Emotional Unavailability Part 2 – Unmasking the Unavailable

(If you haven’t read Part 1 of this series about Emotionally Unavailable People, you might want to start there… the rest of this will make more sense.)

So you see where the telltale signs of emotional unavailability show up in your life and, you’re a little surprised…

You see that you have the surprising pattern of being a little emotionally unavailable too. It’s just that your version doesn’t look like being cool, aloof, or narcissistic.

You can see that in reality, you struggle to let people in. You don’t trust easily, and maybe that’s indicative of emotional unavailability.

Maybe you recognize that you have a pattern of chasing after people who don’t want to be caught – aka the emotionally unavailable. Now you’re ready to stop the heartache that goes with “never being enough for them”.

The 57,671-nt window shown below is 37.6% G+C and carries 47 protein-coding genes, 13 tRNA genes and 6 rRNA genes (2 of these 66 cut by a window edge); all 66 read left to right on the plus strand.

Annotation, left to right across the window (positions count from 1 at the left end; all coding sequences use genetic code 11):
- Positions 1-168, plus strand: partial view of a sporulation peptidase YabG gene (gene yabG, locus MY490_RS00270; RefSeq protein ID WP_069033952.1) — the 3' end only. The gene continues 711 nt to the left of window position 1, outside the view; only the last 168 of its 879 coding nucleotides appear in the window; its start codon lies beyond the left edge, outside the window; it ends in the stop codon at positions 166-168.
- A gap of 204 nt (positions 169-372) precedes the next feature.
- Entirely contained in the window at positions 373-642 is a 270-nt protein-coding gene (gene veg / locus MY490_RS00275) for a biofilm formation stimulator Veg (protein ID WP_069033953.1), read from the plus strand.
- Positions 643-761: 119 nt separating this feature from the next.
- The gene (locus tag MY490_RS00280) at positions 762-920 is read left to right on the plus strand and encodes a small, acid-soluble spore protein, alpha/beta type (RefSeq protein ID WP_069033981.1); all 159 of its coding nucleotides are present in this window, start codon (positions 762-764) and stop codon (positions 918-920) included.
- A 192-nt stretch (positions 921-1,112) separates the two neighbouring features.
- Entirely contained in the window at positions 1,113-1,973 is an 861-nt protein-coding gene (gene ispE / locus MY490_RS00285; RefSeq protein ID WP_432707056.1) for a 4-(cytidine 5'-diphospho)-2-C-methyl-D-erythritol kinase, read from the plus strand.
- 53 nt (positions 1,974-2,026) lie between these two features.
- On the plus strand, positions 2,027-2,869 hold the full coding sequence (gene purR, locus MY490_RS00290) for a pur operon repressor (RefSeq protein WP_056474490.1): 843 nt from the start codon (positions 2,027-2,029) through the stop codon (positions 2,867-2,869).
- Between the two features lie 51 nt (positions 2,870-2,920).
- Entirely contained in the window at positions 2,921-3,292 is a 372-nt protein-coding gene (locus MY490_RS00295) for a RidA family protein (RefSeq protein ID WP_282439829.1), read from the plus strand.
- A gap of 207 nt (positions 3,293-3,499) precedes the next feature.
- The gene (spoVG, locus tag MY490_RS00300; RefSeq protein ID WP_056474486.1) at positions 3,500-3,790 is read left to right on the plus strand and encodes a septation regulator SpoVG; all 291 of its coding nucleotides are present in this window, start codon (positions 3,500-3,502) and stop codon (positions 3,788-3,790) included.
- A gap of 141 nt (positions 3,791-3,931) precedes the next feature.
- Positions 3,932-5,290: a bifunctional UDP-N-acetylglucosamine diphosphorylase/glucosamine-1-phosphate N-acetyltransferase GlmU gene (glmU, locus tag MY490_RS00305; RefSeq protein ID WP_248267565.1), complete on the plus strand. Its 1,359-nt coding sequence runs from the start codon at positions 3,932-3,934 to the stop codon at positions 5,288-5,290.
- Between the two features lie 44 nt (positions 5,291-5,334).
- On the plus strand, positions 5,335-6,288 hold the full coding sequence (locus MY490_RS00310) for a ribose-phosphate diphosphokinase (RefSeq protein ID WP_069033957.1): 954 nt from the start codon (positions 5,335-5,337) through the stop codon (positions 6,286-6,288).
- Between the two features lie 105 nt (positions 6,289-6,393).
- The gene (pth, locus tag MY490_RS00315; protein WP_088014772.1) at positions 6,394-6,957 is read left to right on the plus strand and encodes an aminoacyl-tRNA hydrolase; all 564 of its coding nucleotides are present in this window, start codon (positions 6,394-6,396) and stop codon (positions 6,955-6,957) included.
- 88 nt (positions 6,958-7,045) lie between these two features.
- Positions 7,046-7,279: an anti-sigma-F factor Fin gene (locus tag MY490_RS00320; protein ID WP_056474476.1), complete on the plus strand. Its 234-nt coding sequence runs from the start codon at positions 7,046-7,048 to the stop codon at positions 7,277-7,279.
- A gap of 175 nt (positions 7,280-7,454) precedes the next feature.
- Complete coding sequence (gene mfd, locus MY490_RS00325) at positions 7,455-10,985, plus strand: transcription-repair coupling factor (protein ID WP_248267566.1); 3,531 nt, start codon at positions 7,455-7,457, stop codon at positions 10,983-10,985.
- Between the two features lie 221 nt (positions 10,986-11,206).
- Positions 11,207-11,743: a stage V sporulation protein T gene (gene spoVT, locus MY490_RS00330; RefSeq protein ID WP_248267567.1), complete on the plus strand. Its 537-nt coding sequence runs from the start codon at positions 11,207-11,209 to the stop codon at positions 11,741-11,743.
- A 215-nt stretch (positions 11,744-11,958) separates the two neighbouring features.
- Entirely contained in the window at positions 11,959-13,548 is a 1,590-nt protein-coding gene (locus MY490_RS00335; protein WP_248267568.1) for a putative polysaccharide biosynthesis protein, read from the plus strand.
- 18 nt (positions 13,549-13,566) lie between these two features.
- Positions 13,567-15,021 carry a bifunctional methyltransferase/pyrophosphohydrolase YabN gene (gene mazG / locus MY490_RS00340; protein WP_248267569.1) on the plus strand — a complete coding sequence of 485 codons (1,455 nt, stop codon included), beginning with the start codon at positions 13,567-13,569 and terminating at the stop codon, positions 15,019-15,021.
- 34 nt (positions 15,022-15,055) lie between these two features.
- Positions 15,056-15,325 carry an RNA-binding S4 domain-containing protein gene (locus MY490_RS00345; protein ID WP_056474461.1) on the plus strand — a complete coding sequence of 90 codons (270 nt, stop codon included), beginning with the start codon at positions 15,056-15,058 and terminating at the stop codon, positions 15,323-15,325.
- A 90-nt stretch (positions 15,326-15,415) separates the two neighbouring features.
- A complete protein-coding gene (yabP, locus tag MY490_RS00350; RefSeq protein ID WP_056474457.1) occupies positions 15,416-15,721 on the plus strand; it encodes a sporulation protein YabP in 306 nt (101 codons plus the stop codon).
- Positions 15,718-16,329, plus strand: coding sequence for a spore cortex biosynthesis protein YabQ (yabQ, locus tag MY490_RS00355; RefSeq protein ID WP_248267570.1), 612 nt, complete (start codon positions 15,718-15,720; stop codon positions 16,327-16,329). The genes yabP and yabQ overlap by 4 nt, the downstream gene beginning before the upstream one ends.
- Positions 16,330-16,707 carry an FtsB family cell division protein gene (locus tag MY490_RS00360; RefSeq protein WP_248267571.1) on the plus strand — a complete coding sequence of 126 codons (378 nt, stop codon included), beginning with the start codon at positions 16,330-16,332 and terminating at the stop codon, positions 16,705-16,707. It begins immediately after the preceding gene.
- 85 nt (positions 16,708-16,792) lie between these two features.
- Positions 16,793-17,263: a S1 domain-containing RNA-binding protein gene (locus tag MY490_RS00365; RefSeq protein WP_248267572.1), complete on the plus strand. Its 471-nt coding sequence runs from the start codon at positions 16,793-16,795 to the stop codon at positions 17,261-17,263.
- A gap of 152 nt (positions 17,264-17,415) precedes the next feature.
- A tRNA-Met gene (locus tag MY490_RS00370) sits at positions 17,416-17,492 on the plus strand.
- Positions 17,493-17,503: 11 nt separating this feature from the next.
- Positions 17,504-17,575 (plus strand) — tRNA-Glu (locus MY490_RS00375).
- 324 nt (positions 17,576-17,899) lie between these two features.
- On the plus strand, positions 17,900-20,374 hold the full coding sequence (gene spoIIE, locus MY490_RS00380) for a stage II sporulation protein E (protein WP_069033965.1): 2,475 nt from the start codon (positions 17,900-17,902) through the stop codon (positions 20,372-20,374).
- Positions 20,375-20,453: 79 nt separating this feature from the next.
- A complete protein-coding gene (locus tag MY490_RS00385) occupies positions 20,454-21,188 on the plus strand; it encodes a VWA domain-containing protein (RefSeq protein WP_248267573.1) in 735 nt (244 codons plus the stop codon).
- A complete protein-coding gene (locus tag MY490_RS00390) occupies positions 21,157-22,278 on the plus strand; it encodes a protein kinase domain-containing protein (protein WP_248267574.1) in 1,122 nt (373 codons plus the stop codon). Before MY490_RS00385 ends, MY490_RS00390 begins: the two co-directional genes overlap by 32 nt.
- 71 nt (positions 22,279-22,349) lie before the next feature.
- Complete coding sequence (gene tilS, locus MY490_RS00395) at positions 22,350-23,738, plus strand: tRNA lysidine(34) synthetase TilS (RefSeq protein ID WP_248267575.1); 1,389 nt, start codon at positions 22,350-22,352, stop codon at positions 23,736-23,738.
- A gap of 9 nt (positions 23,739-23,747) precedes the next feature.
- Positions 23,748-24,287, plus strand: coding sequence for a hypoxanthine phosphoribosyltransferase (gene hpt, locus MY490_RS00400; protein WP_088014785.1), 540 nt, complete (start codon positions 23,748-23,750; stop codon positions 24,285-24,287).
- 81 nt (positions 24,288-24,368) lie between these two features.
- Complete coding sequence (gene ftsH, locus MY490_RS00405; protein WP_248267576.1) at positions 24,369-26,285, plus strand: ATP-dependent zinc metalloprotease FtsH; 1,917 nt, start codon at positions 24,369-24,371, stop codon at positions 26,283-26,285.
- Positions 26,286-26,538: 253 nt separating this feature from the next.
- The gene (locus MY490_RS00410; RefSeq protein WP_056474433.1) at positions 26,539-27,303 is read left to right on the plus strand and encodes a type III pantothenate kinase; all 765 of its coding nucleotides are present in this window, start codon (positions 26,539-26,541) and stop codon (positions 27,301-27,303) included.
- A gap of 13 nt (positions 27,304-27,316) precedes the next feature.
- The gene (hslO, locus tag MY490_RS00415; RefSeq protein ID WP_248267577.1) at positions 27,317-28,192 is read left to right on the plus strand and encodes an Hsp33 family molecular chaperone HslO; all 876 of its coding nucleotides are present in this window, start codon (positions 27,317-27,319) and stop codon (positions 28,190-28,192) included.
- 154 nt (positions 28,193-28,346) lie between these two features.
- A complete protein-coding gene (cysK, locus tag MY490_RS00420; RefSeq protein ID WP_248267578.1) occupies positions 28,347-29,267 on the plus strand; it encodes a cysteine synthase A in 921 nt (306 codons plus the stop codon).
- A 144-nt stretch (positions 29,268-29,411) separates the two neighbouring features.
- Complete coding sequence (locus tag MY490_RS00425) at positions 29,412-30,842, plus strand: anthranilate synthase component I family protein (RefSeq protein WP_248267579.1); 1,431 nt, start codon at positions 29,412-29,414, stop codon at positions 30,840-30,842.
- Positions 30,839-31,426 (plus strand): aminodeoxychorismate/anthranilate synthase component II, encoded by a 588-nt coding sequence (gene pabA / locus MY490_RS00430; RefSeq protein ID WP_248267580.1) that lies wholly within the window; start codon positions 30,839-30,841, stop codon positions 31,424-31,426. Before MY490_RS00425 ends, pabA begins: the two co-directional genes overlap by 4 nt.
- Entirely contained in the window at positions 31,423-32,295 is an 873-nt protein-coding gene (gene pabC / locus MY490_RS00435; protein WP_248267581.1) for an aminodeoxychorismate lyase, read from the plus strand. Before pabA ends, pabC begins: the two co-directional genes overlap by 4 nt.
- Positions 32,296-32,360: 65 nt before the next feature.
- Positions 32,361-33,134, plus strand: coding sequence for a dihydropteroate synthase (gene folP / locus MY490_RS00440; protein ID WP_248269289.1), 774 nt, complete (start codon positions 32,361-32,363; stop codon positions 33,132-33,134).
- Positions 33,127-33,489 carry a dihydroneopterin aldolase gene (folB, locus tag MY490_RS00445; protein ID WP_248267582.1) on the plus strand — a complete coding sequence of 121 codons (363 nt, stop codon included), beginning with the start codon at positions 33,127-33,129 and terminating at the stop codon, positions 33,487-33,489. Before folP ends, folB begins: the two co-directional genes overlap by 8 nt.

Maybe you still see it as a “them” problem. Maybe you’re missing how you have anything to do with the problem…

Regardless, what we are looking at next is all the different ways emotional unavailability disguises itself; the masks it wears. 

Because after all, once you see it you can deal with it. It’s when the problem is hidden from your view that it’s hard to fix.

Emotional unavailability refers to those who create barriers and/or obstacles between themselves and others in an effort to avoid emotional intimacy.

One of the easiest places to spot emotional unavailability is certainly in dating relationships. However, I know the impact of the emotionally unavailable doesn’t apply strictly to the romantic relationships.